Support the Café

Search our Site

Vatican releases some sex abuse documents on-line

Vatican releases some sex abuse documents on-line

The Vatican published on-line some internal files about a priest accused of molesting youngsters in Ireland and the U.S. in advance of a deadline set by an Oregon federal district court judge. The plaintiff’s lawyers demanded the documents in a lawsuit in which a victim of sexual abuse is attempting to hold the Holy See vicariously liable for the action of a now deceased priest. The move may be designed to avoid turning over more documents in the discovery phase of the trial.

USA Today:

The files published on the website of Vatican Radio represent a small, selective part of the documentation the Holy See must turn over to U.S. lawyers representing a man who says he was abused by the late Rev. Andrew Ronan. The man, known in court papers as John V. Doe, is seeking to hold the Vatican liable for the abuse.

A federal judge in Portland, Ore., ordered the Vatican to respond to certain requests for information from Doe’s lawyers by Friday, the first time the Holy See has been forced to turn over documentation in a sex abuse case.

The partial documentation released Wednesday includes the 1966 case file with Ronan’s request to be laicized, or removed from the clerical state, after his superiors learned of accusations that he had molested minors in Ireland.

The Vatican said the files, a few dozen pages, some handwritten and culled from its internal books, represented the full, known documentation held in the Vatican specifically about Ronan. It said they prove that the Vatican only learned of Ronan’s crimes in 1966 when his order sent Ronan’s personnel files to Rome and asked the pope to remove him from the priesthood, a year after the abuse against Doe occurred.

According to Religion Clause, the public releases of the documents may have been designed to head off having to produce them in discovery.

USA Today:

According to the Holy See, the documentation released Wednesday includes the 1966 case file held by the Vatican’s office for members of religious orders, known at the time as the Sacred Congregation for Religious, containing documents in English, Italian and Latin related to Ronan’s request to be laicized.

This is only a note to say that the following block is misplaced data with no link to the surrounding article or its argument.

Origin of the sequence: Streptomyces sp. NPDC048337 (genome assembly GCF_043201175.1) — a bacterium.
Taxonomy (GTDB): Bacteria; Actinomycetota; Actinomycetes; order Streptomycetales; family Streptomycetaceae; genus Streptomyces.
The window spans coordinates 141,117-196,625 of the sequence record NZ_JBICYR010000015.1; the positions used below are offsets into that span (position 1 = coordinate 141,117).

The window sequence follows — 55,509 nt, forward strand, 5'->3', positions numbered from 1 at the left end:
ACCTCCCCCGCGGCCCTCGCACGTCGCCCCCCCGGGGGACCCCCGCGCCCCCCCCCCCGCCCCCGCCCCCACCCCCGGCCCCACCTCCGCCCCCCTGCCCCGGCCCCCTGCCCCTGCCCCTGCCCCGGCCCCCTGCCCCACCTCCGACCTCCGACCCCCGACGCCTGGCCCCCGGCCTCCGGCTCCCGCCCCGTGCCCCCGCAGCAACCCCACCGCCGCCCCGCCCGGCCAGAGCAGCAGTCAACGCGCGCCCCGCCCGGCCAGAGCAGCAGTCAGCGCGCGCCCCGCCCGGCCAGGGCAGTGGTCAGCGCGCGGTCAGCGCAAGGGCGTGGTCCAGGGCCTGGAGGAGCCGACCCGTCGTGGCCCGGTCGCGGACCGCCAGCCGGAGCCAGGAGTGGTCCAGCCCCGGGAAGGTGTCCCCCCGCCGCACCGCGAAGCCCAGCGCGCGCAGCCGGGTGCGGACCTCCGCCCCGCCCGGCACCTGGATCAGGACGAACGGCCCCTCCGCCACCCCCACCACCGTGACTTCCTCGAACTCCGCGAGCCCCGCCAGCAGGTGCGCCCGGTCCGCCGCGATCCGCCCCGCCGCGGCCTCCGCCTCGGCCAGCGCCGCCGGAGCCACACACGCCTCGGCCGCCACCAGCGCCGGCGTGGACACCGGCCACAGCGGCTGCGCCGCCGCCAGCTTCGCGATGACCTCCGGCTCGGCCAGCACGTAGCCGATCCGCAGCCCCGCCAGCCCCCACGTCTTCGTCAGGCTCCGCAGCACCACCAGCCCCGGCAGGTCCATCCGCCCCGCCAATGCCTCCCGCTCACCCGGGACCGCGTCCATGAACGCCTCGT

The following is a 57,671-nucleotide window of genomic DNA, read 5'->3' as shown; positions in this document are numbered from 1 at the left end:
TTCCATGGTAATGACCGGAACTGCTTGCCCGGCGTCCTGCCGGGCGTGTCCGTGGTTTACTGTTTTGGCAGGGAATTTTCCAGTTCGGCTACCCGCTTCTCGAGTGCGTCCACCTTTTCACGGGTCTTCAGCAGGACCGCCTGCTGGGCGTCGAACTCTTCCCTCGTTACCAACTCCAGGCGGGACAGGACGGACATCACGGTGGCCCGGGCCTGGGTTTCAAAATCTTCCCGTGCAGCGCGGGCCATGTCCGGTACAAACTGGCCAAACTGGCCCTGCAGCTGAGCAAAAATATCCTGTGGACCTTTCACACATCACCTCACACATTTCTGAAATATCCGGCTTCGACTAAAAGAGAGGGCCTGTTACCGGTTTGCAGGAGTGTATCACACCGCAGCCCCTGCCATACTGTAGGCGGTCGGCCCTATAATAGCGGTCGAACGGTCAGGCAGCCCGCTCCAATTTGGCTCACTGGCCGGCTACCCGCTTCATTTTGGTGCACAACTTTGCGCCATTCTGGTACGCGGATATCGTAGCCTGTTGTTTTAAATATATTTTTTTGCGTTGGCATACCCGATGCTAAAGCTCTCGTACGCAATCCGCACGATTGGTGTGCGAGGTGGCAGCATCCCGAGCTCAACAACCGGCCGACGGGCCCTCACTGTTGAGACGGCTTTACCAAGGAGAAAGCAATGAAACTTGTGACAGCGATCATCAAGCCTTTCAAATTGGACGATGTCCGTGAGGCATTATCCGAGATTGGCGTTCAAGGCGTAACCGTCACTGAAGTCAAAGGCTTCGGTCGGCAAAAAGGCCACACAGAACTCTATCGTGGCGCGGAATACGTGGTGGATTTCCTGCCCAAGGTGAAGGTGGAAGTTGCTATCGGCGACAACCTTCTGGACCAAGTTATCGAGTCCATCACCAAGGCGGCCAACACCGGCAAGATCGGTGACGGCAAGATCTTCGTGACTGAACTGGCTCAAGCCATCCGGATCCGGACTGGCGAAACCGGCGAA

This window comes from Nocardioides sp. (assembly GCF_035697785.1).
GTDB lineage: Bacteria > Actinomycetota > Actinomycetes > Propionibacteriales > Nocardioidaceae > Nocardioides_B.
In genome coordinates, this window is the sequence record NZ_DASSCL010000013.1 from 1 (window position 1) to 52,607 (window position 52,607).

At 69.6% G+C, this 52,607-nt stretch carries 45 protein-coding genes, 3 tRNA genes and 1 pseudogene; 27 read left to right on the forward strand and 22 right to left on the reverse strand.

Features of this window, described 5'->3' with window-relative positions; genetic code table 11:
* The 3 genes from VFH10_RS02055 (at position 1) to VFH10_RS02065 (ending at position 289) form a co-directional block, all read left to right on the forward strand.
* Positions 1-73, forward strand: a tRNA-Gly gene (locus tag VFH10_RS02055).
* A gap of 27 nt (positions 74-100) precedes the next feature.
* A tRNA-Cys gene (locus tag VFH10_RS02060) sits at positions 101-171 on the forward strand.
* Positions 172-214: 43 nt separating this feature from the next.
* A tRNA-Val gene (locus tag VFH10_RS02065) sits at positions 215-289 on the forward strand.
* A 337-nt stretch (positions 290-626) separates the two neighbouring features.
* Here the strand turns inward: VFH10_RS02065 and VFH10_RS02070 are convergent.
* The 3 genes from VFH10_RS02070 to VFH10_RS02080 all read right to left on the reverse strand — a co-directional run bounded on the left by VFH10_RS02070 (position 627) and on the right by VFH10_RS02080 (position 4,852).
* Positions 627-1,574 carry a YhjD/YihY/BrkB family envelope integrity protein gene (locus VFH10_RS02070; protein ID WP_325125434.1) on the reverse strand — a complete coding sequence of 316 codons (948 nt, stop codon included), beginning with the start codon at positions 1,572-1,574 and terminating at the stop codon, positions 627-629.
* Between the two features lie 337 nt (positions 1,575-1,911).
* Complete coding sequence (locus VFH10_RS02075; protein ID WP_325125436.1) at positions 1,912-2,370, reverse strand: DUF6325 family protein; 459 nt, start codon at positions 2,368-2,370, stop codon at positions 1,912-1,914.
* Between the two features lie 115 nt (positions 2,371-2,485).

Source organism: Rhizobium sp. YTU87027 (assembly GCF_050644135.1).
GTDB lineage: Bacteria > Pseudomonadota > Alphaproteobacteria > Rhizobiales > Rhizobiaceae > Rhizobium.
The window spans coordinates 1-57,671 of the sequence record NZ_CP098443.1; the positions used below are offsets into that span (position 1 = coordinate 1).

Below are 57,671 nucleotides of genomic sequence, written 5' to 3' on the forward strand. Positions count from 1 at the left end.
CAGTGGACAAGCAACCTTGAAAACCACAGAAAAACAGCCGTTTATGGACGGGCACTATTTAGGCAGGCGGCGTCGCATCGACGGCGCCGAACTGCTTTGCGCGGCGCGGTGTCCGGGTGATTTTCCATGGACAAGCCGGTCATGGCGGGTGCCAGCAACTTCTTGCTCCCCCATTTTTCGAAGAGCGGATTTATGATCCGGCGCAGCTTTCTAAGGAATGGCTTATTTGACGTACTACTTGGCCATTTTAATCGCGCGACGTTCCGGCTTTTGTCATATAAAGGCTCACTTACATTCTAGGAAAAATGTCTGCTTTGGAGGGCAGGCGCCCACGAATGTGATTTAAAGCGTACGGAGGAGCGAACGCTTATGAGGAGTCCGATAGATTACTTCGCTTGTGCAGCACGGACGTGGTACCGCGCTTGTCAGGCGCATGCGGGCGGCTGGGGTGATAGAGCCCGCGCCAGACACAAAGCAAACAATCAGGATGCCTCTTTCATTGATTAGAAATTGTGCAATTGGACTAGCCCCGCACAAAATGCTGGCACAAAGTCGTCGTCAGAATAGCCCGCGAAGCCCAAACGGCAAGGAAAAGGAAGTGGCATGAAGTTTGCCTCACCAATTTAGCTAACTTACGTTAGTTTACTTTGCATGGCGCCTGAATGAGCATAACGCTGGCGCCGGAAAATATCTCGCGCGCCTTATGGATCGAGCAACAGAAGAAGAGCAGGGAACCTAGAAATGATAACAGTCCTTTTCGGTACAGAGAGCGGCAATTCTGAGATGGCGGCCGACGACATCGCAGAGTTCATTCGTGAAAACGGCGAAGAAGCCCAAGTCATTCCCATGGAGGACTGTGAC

The file contains a 1963 letter written by the Chicago-based provincial of the Order of Servants of Mary to the order’s headquarters in Rome detailing accusations that Ronan had abused students while he was a teacher at the Servites’ Our Lady of Benburb Priory in Ireland.

The provincial wrote that he had “removed” Ronan immediately from Ireland after discovering the abuse accusations in 1959. Ronan began working in Chicago and was later transferred to Portland. He died in 1992.

While the letter does not mention Vatican involvement in the transfer, it clearly implicates the Servites in placing a known child molester in a Chicago high school, St. Philip’s. The provincial, whose name is illegible, wrote that after transferring Ronan from Ireland to Chicago, “I am expecting the worst any day here at St. Philip’s but much better that it occur here than in a seminary.”


Café Comments?

Our comment policy requires that you use your real first and last names and provide an email address (your email will not be published). Comments that use non-PG rated language, include personal attacks, that are not provable as fact or that we deem in any way to be counter to our mission of fostering respectful dialogue will not be posted.

1 Comment
Oldest Most Voted
Inline Feedbacks
View all comments

So the Vatican’s main reason for releasing this information is legal maneuvering, not because it’s the right thing to do? Some things never change.

Morris Post

Support the Café
Past Posts

The Episcopal Café seeks to be an independent voice, reporting and reflecting on the Episcopal Church and the Anglican tradition.  The Café is not a platform of advocacy, but it does aim to tell the story of the church from the perspective of Progressive Christianity.  Our collective sympathy, as the Café, lies with the project of widening the circle of inclusion within the church and empowering all the baptized for the role to which they have been called as followers of Christ.

The opinions expressed at the Café are those of individual contributors, and, unless otherwise noted, should not be interpreted as official statements of a parish, diocese or other organization. The art and articles that appear here remain the property of their creators.

All Content  © 2017 Episcopal Café